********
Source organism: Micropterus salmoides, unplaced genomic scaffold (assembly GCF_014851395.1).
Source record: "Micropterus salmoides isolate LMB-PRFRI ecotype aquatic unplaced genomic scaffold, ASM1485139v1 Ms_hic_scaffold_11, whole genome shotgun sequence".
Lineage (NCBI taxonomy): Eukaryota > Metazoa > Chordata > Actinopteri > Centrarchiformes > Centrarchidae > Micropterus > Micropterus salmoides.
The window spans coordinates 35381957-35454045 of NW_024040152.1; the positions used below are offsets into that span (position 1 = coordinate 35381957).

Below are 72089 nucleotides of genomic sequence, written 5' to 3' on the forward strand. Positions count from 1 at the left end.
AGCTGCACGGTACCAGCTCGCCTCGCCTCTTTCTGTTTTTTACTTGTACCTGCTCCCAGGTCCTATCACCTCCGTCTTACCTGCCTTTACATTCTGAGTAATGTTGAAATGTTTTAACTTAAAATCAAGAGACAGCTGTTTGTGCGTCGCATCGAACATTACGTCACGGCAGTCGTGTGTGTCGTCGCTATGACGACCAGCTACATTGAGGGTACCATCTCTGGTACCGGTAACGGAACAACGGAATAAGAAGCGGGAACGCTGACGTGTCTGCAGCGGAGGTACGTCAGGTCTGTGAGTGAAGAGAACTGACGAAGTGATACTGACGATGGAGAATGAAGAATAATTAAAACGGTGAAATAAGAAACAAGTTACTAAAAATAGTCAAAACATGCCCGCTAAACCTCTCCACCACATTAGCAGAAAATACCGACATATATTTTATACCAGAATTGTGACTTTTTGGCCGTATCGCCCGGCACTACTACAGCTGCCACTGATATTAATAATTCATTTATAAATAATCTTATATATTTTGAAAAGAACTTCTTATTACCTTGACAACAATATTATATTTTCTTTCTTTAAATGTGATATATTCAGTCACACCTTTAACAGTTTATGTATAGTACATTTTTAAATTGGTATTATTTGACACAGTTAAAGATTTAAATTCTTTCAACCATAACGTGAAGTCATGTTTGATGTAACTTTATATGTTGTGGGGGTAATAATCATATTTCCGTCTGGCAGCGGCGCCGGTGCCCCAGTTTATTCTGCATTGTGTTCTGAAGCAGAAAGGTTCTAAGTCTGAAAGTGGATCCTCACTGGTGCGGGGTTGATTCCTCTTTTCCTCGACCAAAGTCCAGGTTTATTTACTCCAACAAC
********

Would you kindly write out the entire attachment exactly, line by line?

Source organism: Micropterus salmoides, unplaced genomic scaffold (assembly GCF_014851395.1).
Source record: "Micropterus salmoides isolate LMB-PRFRI ecotype aquatic unplaced genomic scaffold, ASM1485139v1 Ms_hic_scaffold_11, whole genome shotgun sequence".
Lineage (NCBI taxonomy): Eukaryota > Metazoa > Chordata > Actinopteri > Centrarchiformes > Centrarchidae > Micropterus > Micropterus salmoides.
The window spans coordinates 35381957-35454045 of NW_024040152.1; the positions used below are offsets into that span (position 1 = coordinate 35381957).

Below are 72089 nucleotides of genomic sequence, written 5' to 3' on the forward strand. Positions count from 1 at the left end.
AGCTGCACGGTACCAGCTCGCCTCGCCTCTTTCTGTTTTTTACTTGTACCTGCTCCCAGGTCCTATCACCTCCGTCTTACCTGCCTTTACATTCTGAGTAATGTTGAAATGTTTTAACTTAAAATCAAGAGACAGCTGTTTGTGCGTCGCATCGAACATTACGTCACGGCAGTCGTGTGTGTCGTCGCTATGACGACCAGCTACATTGAGGGTACCATCTCTGGTACCGGTAACGGAACAACGGAATAAGAAGCGGGAACGCTGACGTGTCTGCAGCGGAGGTACGTCAGGTCTGTGAGTGAAGAGAACTGACGAAGTGATACTGACGATGGAGAATGAAGAATAATTAAAACGGTGAAATAAGAAACAAGTTACTAAAAATAGTCAAAACATGCCCGCTAAACCTCTCCACCACATTAGCAGAAAATACCGACATATATTTTATACCAGAATTGTGACTTTTTGGCCGTATCGCCCGGCACTACTACAGCTGCCACTGATATTAATAATTCATTTATAAATAATCTTATATATTTTGAAAAGAACTTCTTATTACCTTGACAACAATATTATATTTTCTTTCTTTAAATGTGATATATTCAGTCACACCTTTAACAGTTTATGTATAGTACATTTTTAAATTGGTATTATTTGACACAGTTAAAGATTTAAATTCTTTCAACCATAACGTGAAGTCATGTTTGATGTAACTTTATATGTTGTGGGGGTAATAATCATATTTCCGTCTGGCAGCGGCGCCGGTGCCCCAGTTTATTCTGCATTGTGTTCTGAAGCAGAAAGGTTCTAAGTCTGAAAGTGGATCCTCACTGGTGCGGGGTTGATTCCTCTTTTCCTCGACCAAAGTCCAGGTTTATTTACTCCAACAAC